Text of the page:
The entertainment venues in Korea’s capital Seoul had just opened when they were forced to shut down after 17 new coronavirus cases were linked to a single man who has visited three nightclubs on May 7.
In only a few days, health officials have tested 65,000 people connected to these events and they believe the situation is now under control — a textbook example of how to deal with an infection cluster.
Over the course of the pandemic, South Korea has been widely hailed as a model in dealing with the outbreak. While the country’s approach to personal privacy is controversial, you can’t really argue with their results.
Although they were one of the first countries to suffer an outbreak and although the country went to a few thousand cases very fast, they still managed to control it using a mixture of widespread testing, quarantine, and contact tracing.
No room for complacency
For weeks on end, South Korea managed to keep its number of new infections in check, with only ~10 new cases every day.
As the country nervously started relaxing its quarantine, things went fine — until bars and clubs were reopened. Just one day after that, the Korean authorities reported 18 new infections, and the next day, 34 more. That might not seem much for countries dealing with thousands of new infections every day but for South Korea, it was a clear alert that the epidemic is far from over.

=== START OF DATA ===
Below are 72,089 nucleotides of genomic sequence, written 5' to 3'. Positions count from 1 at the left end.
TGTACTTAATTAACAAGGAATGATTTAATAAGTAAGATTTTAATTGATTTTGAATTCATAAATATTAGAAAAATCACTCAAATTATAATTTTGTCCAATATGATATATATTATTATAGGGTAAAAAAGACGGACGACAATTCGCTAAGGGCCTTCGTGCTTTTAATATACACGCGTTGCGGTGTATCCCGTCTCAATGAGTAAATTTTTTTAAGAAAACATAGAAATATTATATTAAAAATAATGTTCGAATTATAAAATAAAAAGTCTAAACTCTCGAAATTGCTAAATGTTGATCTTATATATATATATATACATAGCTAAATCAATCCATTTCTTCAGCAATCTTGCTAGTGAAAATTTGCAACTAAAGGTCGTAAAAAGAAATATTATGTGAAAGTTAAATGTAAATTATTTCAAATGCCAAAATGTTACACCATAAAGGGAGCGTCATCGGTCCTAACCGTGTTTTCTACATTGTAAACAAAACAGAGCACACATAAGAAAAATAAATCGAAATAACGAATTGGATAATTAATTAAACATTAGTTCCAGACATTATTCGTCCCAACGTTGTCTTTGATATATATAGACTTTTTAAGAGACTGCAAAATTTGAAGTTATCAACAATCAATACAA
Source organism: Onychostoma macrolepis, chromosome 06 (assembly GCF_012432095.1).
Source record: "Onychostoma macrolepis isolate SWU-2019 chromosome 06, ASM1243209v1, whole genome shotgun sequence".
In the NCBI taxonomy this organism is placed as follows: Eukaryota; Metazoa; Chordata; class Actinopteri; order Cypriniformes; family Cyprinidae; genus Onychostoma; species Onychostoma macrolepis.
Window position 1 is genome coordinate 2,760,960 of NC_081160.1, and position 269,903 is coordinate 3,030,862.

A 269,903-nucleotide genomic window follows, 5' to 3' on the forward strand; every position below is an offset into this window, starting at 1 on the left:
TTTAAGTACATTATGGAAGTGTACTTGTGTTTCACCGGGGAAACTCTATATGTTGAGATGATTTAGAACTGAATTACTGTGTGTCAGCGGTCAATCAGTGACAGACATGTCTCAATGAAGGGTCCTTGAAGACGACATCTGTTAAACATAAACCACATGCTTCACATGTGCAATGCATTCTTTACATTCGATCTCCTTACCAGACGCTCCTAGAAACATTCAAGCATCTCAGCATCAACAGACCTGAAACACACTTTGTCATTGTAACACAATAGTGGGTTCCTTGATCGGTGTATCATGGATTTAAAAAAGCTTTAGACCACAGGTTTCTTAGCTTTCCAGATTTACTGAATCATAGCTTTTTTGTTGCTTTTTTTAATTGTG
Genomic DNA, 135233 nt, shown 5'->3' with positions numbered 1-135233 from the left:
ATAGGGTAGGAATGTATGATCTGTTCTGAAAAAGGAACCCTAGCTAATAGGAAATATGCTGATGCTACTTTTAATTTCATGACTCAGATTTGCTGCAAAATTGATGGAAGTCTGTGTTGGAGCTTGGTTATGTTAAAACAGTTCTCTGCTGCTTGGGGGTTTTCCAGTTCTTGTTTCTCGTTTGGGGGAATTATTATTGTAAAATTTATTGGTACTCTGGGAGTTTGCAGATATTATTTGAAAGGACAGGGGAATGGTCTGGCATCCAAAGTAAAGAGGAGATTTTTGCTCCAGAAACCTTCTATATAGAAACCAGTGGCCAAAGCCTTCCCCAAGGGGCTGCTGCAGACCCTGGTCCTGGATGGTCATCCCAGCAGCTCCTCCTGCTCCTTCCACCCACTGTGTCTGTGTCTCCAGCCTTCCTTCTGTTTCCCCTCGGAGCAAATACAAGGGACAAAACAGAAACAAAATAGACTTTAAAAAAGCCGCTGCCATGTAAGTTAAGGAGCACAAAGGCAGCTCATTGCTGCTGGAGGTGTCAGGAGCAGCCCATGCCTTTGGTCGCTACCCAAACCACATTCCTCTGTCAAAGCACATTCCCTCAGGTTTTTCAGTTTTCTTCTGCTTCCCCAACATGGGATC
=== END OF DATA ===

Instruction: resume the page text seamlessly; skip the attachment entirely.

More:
“Now’s not the time to let our guards down,” said Yoon Tae-ho, a high-level official from the Korean central government’s Covid-19 command center. “A ‘silent transmission’ that we don’t know about could exist.”
Indeed, the Korean government did not settle for complacency. In a matter of days, they tested 65,000 people who went to clubs or bars in the Itaewon neighborhood in Seoul — as well as those who were in contact with these people. In total, the authorities found 170 infected people who have been traced to the clubbing cluster — 89 clubgoers and 81 of their friends and relatives.
Lessons for other places
Now, the cluster is under control, Korean officials say, but it goes to show just how easily things can slip out of control. The spread of COVID-19 has been repeatedly linked to superspreaders, and a single infected person attending an event can trigger a chain of infection.
The lesson is valid for Korea as well as other countries: even if you do everything right, even if you all but eliminate the disease, it doesn’t guarantee that things will go smoothly. All countries and states must be prepared to act quickly and nip any infection cluster in the bud.
Similar clusters have been reported in other countries of Asia where the disease had been previously kept under control. Without rapid intervention, these clusters can easily turn into full blown hotspots. It’s something that areas relaxing the lockdown need to consider carefully.